As viola player in the Maggini quartet and working with musicians he’s known for over 30 years, Martin Outram has a unique take on what it means to collaborate as a small, committed chamber ensemble. He has fascinating insights into the quartet’s way of working together and how it has changed and developed over the years so that it benefits everyone in the group. He talks about how they become aware of each other’s triggers for nerves so that they can support each other, and the particular dynamic between the quartet and the audience.

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Formed in 1988, the Maggini Quartet is one of the finest British string quartets.  Its acclaimed recordings have won international awards including Gramophone Chamber Music Award of the Year, Diapason d’Or of the Year and a Cannes Classical Award, and have twice been nominated for Grammy Awards. The Quartet’s most recent project has been recording the complete Mendelssohn quartet cycle for Meridian Records.

The Maggini Quartet’s commitment to new music has led to important commissions including works by James MacMillan, Robert Simpson, Eleanor Alberga and Roxanna Panufnik. Their unique collaboration with Sir Peter Maxwell Davies, performing and recording his ten ‘Naxos Quartets’, was hailed as “a 21st century landmark”.

The Maggini Quartet appears frequently in prestigious concert series at home and abroad and makes regular media broadcasts. Recent international visits have included Dubai, Switzerland, the Netherlands, Germany and France. They also have an annual summer tour in Norway and will be returning to Denmark for a major tour in 2017.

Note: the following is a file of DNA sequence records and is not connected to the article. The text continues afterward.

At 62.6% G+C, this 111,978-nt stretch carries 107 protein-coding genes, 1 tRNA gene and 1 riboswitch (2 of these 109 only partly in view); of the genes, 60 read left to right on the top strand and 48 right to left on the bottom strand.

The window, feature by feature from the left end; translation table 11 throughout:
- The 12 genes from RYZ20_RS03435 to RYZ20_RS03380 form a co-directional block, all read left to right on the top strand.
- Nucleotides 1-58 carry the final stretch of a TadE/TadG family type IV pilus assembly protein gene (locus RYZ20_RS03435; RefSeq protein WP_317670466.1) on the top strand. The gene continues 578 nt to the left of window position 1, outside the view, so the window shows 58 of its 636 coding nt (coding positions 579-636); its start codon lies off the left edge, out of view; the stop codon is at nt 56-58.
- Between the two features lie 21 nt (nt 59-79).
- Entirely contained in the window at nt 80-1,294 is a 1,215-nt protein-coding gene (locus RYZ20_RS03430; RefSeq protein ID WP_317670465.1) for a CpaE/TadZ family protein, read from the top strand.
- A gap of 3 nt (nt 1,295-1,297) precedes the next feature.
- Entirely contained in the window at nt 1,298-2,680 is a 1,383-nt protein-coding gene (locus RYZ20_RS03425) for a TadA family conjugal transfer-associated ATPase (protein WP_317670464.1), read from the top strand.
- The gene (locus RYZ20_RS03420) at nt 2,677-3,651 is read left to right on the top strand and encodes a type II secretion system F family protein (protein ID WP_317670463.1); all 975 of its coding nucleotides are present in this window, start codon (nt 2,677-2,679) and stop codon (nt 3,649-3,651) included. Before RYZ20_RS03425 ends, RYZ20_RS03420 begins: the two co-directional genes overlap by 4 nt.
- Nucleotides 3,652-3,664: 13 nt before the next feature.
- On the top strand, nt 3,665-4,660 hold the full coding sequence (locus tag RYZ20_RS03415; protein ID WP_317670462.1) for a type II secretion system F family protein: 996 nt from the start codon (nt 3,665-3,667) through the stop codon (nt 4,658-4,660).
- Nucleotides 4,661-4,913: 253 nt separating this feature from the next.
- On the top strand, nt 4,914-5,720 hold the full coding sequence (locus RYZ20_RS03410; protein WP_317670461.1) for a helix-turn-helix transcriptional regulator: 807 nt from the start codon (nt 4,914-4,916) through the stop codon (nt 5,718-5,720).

The Magginis are renowned for their interpretations of British Repertoire and The Glory of the English String Quartet continues to be an important ongoing initiative, drawing upon the wonderful repertoire which the Quartet is committed to bringing to a worldwide audience.

In addition to their concert activity, the members of the Quartet have an international reputation as chamber music coaches. They hold several UK residencies and have worked at the UK’s senior music institutions.

As well as being the viola player of the Maggini Quartet, Martin Outram appears frequently as a soloist. Since making his Royal Festival Hall concerto debut with the London Mozart Players, notable solo appearances have included the broadcast premiere of Sir Peter Maxwell Davies’s Strathclyde Concerto No.5 with the composer conducting and the first concert performance of Britten’s Portrait No.2 in London and on tour with Martyn Brabbins and Sinfonia 21 in Russia. He was the soloist in rare performances of the Maconchy Romanza with the Ambache Chamber Orchestra and the Dale Romance with Vernon Handley conducting.

Martin’s recordings for Naxos of all the music for viola and piano by Bax plus a disc of English Viola Sonatas with Julian Rolton received wide critical acclaim. He served on the jury for the 2003 Tertis Competition and is a member of this competition’s Executive Committee. Martin is a Fellow of the Royal Academy of Music, London, where he has been a professor since 1984.